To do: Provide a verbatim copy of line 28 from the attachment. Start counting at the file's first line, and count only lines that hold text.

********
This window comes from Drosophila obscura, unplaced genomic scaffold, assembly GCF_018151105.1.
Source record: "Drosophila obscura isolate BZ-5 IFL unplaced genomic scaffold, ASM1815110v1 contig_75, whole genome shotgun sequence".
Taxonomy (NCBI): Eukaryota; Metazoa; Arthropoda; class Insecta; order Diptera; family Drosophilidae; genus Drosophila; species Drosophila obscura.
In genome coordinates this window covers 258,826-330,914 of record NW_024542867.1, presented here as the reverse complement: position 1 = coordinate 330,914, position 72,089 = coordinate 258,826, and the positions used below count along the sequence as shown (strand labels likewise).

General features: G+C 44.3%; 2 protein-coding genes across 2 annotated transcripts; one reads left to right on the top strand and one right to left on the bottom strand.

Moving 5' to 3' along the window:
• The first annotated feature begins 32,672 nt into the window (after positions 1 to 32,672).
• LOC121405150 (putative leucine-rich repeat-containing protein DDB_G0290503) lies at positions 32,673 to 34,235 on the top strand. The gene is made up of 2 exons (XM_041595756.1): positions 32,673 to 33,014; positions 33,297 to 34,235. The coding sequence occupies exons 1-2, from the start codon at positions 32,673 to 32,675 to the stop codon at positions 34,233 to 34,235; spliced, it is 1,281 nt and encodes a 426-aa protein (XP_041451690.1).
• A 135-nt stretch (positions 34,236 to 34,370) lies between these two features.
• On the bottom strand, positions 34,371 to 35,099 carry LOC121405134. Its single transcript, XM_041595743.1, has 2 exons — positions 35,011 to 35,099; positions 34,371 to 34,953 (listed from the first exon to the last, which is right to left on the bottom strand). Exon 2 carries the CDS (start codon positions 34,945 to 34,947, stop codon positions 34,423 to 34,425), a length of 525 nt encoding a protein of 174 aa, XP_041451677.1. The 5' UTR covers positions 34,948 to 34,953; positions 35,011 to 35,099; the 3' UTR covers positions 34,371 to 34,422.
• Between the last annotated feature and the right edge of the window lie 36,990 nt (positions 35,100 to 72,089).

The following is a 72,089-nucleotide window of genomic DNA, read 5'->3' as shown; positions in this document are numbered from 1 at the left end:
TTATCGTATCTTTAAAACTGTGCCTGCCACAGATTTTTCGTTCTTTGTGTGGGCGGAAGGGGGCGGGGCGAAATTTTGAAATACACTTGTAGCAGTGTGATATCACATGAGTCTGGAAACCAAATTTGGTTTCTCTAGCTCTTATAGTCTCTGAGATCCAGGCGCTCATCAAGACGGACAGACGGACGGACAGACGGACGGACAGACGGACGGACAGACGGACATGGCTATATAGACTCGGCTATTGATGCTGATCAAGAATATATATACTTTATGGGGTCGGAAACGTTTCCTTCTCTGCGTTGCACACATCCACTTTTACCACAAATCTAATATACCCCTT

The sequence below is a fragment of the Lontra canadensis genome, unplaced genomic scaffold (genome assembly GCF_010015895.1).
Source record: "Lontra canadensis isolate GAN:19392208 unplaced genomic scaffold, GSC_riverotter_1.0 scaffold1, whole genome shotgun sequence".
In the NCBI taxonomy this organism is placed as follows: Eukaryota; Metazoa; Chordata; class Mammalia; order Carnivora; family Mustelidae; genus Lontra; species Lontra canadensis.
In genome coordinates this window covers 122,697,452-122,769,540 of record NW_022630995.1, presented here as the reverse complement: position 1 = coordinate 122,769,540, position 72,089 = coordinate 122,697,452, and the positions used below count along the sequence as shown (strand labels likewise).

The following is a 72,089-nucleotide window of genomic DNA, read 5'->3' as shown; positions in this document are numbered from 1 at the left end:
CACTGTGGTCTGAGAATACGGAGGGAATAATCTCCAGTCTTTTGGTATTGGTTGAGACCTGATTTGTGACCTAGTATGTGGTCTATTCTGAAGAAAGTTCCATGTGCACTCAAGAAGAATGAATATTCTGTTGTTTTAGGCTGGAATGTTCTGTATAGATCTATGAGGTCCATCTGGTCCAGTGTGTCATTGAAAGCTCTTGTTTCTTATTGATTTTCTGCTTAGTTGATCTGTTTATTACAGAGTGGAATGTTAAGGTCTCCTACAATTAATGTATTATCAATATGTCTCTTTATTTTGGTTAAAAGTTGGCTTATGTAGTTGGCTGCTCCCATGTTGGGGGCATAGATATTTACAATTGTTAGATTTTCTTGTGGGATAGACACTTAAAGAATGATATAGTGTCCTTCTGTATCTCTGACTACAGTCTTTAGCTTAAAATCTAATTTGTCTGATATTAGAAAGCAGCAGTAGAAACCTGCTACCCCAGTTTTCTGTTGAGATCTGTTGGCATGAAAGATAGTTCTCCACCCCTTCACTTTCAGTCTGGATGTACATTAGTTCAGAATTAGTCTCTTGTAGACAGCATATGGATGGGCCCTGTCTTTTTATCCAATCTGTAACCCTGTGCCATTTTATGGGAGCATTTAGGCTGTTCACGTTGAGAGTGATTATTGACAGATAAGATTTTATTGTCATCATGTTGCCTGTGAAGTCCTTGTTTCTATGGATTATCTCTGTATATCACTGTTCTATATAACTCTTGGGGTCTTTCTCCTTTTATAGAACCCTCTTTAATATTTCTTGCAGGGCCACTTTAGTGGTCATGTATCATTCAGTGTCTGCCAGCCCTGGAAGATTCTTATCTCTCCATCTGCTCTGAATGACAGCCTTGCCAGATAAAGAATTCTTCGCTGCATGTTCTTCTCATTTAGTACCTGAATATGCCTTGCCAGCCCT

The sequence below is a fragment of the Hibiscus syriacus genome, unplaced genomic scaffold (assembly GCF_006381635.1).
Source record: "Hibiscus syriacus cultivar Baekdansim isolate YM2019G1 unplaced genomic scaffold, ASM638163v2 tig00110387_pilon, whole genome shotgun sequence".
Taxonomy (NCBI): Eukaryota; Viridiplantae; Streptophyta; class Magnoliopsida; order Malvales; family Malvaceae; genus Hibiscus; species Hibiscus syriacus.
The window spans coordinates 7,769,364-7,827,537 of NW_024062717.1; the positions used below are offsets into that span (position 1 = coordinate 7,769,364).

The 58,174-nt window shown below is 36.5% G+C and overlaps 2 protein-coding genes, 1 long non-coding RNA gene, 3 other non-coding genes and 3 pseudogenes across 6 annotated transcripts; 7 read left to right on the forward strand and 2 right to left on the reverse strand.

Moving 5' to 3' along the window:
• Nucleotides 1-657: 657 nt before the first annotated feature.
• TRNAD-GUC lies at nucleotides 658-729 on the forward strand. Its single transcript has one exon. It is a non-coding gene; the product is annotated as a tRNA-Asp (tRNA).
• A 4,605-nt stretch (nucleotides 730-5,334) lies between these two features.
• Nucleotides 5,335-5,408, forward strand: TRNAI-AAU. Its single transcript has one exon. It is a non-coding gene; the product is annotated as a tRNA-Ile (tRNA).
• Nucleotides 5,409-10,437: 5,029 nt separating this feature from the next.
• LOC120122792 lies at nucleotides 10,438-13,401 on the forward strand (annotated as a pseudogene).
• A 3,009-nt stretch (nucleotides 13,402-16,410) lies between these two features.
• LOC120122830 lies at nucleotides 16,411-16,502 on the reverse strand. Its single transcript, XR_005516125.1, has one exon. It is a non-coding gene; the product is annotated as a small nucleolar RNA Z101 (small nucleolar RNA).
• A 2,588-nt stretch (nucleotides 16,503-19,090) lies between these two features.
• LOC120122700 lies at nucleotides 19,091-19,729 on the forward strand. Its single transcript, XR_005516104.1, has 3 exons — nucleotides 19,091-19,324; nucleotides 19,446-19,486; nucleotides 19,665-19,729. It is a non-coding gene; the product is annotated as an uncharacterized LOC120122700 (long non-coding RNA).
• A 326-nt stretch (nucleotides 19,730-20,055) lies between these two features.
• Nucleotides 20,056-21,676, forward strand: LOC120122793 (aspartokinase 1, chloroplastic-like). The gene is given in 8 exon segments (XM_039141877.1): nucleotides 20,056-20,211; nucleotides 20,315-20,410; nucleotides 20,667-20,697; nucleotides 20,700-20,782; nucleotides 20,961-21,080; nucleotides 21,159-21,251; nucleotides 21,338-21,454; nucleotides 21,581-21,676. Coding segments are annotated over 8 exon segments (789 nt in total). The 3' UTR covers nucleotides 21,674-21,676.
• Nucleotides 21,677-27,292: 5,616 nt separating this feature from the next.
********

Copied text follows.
• A 4,605-nt stretch (nucleotides 730-5,334) lies between these two features.